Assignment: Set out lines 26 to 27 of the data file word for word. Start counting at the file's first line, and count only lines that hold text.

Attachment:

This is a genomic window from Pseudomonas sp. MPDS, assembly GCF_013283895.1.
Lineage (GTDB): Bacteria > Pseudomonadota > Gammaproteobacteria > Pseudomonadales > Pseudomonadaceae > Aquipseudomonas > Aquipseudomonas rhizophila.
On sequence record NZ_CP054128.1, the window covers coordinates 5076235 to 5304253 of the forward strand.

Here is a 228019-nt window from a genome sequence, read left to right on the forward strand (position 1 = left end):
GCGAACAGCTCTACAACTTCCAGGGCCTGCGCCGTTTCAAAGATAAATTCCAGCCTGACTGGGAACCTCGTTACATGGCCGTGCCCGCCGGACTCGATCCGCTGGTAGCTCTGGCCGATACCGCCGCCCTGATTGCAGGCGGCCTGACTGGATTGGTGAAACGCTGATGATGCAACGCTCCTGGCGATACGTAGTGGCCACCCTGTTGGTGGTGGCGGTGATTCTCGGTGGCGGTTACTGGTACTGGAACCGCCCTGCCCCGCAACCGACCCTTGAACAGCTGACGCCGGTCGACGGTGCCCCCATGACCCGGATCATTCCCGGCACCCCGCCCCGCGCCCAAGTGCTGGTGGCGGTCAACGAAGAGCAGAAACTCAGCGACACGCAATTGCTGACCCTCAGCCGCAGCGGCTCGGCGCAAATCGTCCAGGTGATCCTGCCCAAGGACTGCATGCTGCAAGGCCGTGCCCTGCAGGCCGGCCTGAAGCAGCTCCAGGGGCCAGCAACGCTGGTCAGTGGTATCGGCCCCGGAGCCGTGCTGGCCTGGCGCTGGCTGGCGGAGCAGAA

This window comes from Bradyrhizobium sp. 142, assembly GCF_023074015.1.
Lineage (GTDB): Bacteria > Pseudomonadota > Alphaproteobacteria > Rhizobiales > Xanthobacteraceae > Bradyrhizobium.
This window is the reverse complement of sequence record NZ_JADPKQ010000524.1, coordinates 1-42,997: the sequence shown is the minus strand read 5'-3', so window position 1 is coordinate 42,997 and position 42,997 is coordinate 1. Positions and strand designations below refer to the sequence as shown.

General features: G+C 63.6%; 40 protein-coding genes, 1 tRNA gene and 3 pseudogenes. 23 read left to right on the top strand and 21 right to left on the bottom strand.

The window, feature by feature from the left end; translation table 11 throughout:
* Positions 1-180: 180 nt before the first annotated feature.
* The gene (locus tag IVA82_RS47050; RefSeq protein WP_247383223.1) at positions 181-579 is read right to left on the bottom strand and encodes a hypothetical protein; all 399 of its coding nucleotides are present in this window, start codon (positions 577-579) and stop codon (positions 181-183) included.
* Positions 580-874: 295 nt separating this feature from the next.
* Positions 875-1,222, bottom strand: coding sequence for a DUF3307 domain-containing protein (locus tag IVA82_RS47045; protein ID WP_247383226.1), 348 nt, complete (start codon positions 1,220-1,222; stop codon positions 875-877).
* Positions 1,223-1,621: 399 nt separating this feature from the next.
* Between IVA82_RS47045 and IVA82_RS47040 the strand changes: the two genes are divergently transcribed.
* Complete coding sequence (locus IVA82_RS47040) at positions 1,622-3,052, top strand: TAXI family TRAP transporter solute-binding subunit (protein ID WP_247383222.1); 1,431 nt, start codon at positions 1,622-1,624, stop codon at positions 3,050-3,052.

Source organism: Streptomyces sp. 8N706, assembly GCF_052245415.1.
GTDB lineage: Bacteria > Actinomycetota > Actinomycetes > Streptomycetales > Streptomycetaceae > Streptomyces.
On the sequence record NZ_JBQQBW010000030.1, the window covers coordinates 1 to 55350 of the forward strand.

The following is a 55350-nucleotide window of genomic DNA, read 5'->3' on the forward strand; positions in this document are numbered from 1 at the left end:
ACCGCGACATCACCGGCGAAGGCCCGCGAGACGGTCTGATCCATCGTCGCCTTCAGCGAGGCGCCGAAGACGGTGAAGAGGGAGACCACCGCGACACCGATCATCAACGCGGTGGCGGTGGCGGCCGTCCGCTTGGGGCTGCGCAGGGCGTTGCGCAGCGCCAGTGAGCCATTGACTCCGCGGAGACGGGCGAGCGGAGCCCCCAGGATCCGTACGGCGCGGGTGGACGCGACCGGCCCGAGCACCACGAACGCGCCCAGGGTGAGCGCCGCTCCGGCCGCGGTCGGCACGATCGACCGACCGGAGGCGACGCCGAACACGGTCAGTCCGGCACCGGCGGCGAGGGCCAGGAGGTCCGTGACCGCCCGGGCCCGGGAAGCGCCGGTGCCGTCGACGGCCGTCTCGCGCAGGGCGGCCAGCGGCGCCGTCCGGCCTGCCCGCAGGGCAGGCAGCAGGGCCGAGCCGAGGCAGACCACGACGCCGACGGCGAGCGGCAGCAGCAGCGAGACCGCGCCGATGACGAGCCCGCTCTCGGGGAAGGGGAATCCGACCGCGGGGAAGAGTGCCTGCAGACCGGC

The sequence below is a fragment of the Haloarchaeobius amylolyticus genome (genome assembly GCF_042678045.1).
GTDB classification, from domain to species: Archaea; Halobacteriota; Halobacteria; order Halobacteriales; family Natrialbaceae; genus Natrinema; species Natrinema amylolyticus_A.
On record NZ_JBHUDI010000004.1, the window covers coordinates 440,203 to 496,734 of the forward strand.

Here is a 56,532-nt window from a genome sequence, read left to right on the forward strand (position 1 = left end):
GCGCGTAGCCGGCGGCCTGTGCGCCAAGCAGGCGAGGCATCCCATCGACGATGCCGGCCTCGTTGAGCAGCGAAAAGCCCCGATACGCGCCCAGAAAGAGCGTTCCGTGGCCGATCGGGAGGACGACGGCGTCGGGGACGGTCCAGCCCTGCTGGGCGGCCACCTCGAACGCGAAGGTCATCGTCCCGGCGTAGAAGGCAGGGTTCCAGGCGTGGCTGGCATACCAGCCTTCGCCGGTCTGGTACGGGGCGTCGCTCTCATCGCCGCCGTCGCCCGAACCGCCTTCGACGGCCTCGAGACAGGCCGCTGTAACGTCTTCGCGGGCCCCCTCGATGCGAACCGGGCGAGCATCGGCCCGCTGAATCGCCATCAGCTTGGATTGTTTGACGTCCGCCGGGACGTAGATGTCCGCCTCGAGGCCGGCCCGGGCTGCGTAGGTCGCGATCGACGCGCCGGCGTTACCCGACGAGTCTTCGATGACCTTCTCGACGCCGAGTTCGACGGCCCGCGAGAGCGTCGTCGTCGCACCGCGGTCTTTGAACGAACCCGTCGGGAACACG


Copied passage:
Here is a 56,532-nt window from a genome sequence, read left to right on the forward strand (position 1 = left end):
GCGCGTAGCCGGCGGCCTGTGCGCCAAGCAGGCGAGGCATCCCATCGACGATGCCGGCCTCGTTGAGCAGCGAAAAGCCCCGATACGCGCCCAGAAAGAGCGTTCCGTGGCCGATCGGGAGGACGACGGCGTCGGGGACGGTCCAGCCCTGCTGGGCGGCCACCTCGAACGCGAAGGTCATCGTCCCGGCGTAGAAGGCAGGGTTCCAGGCGTGGCTGGCATACCAGCCTTCGCCGGTCTGGTACGGGGCGTCGCTCTCATCGCCGCCGTCGCCCGAACCGCCTTCGACGGCCTCGAGACAGGCCGCTGTAACGTCTTCGCGGGCCCCCTCGATGCGAACCGGGCGAGCATCGGCCCGCTGAATCGCCATCAGCTTGGATTGTTTGACGTCCGCCGGGACGTAGATGTCCGCCTCGAGGCCGGCCCGGGCTGCGTAGGTCGCGATCGACGCGCCGGCGTTACCCGACGAGTCTTCGATGACCTTCTCGACGCCGAGTTCGACGGCCCGCGAGAGCGTCGTCGTCGCACCGCGGTCTTTGAACGAACCCGTCGGGAACACG